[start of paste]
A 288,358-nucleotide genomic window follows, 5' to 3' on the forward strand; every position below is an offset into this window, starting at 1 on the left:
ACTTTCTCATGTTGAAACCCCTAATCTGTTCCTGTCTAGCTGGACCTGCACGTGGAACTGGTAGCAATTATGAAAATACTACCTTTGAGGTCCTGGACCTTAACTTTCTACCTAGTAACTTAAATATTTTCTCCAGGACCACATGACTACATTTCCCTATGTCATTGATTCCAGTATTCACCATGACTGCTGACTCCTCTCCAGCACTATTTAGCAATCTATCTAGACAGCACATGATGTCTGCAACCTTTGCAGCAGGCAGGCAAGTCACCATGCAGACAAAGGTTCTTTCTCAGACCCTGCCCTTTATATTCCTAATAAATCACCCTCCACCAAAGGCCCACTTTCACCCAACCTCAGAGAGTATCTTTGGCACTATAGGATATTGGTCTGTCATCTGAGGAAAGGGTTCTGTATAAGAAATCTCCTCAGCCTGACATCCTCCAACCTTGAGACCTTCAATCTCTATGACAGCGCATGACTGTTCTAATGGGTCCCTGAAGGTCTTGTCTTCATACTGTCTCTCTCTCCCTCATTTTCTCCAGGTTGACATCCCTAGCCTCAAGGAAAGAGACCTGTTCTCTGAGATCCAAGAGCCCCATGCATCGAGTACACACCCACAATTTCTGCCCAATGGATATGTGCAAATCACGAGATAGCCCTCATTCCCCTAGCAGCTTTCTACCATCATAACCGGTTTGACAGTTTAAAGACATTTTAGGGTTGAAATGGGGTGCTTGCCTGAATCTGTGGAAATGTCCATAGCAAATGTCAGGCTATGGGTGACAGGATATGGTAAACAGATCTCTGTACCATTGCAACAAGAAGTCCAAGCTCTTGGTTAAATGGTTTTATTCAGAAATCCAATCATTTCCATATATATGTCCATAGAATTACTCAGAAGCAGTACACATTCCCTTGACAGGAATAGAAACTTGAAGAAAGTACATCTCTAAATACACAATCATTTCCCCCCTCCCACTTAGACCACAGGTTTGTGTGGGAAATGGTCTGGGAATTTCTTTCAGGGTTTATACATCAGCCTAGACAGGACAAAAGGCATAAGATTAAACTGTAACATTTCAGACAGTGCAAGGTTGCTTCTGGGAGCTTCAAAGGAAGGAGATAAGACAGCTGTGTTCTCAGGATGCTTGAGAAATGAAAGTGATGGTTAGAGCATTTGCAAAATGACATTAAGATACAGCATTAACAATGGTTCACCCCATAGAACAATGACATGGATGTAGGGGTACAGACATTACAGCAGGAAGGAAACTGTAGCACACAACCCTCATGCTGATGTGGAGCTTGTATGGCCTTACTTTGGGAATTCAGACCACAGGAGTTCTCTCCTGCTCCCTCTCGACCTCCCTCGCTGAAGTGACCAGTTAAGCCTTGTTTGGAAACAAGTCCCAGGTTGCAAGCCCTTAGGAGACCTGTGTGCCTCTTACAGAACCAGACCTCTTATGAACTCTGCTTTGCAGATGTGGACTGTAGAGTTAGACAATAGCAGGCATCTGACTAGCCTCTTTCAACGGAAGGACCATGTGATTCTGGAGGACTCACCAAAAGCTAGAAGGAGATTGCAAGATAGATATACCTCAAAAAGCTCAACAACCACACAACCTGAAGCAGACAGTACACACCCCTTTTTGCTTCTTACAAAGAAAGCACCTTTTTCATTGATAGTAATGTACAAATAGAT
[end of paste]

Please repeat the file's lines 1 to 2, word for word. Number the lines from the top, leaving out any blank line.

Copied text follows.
A 288,358-nucleotide genomic window follows, 5' to 3' on the forward strand; every position below is an offset into this window, starting at 1 on the left:
ACTTTCTCATGTTGAAACCCCTAATCTGTTCCTGTCTAGCTGGACCTGCACGTGGAACTGGTAGCAATTATGAAAATACTACCTTTGAGGTCCTGGACCTTAACTTTCTACCTAGTAACTTAAATATTTTCTCCAGGACCACATGACTACATTTCCCTATGTCATTGATTCCAGTATTCACCATGACTGCTGACTCCTCTCCAGCACTATTTAGCAATCTATCTAGACAGCACATGATGTCTGCAACCTTTGCAGCAGGCAGGCAAGTCACCATGCAGACAAAGGTTCTTTCTCAGACCCTGCCCTTTATATTCCTAATAAATCACCCTCCACCAAAGGCCCACTTTCACCCAACCTCAGAGAGTATCTTTGGCACTATAGGATATTGGTCTGTCATCTGAGGAAAGGGTTCTGTATAAGAAATCTCCTCAGCCTGACATCCTCCAACCTTGAGACCTTCAATCTCTATGACAGCGCATGACTGTTCTAATGGGTCCCTGAAGGTCTTGTCTTCATACTGTCTCTCTCTCCCTCATTTTCTCCAGGTTGACATCCCTAGCCTCAAGGAAAGAGACCTGTTCTCTGAGATCCAAGAGCCCCATGCATCGAGTACACACCCACAATTTCTGCCCAATGGATATGTGCAAATCACGAGATAGCCCTCATTCCCCTAGCAGCTTTCTACCATCATAACCGGTTTGACAGTTTAAAGACATTTTAGGGTTGAAATGGGGTGCTTGCCTGAATCTGTGGAAATGTCCATAGCAAATGTCAGGCTATGGGTGACAGGATATGGTAAACAGATCTCTGTACCATTGCAACAAGAAGTCCAAGCTCTTGGTTAAATGGTTTTATTCAGAAATCCAATCATTTCCATATATATGTCCATAGAATTACTCAGAAGCAGTACACATTCCCTTGACAGGAATAGAAACTTGAAGAAAGTACATCTCTAAATACACAATCATTTCCCCCCTCCCACTTAGACCACAGGTTTGTGTGGGAAATGGTCTGGGAATTTCTTTCAGGGTTTATACATCAGCCTAGACAGGACAAAAGGCATAAGATTAAACTGTAACATTTCAGACAGTGCAAGGTTGCTTCTGGGAGCTTCAAAGGAAGGAGATAAGACAGCTGTGTTCTCAGGATGCTTGAGAAATGAAAGTGATGGTTAGAGCATTTGCAAAATGACATTAAGATACAGCATTAACAATGGTTCACCCCATAGAACAATGACATGGATGTAGGGGTACAGACATTACAGCAGGAAGGAAACTGTAGCACACAACCCTCATGCTGATGTGGAGCTTGTATGGCCTTACTTTGGGAATTCAGACCACAGGAGTTCTCTCCTGCTCCCTCTCGACCTCCCTCGCTGAAGTGACCAGTTAAGCCTTGTTTGGAAACAAGTCCCAGGTTGCAAGCCCTTAGGAGACCTGTGTGCCTCTTACAGAACCAGACCTCTTATGAACTCTGCTTTGCAGATGTGGACTGTAGAGTTAGACAATAGCAGGCATCTGACTAGCCTCTTTCAACGGAAGGACCATGTGATTCTGGAGGACTCACCAAAAGCTAGAAGGAGATTGCAAGATAGATATACCTCAAAAAGCTCAACAACCACACAACCTGAAGCAGACAGTACACACCCCTTTTTGCTTCTTACAAAGAAAGCACCTTTTTCATTGATAGTAATGTACAAATAGAT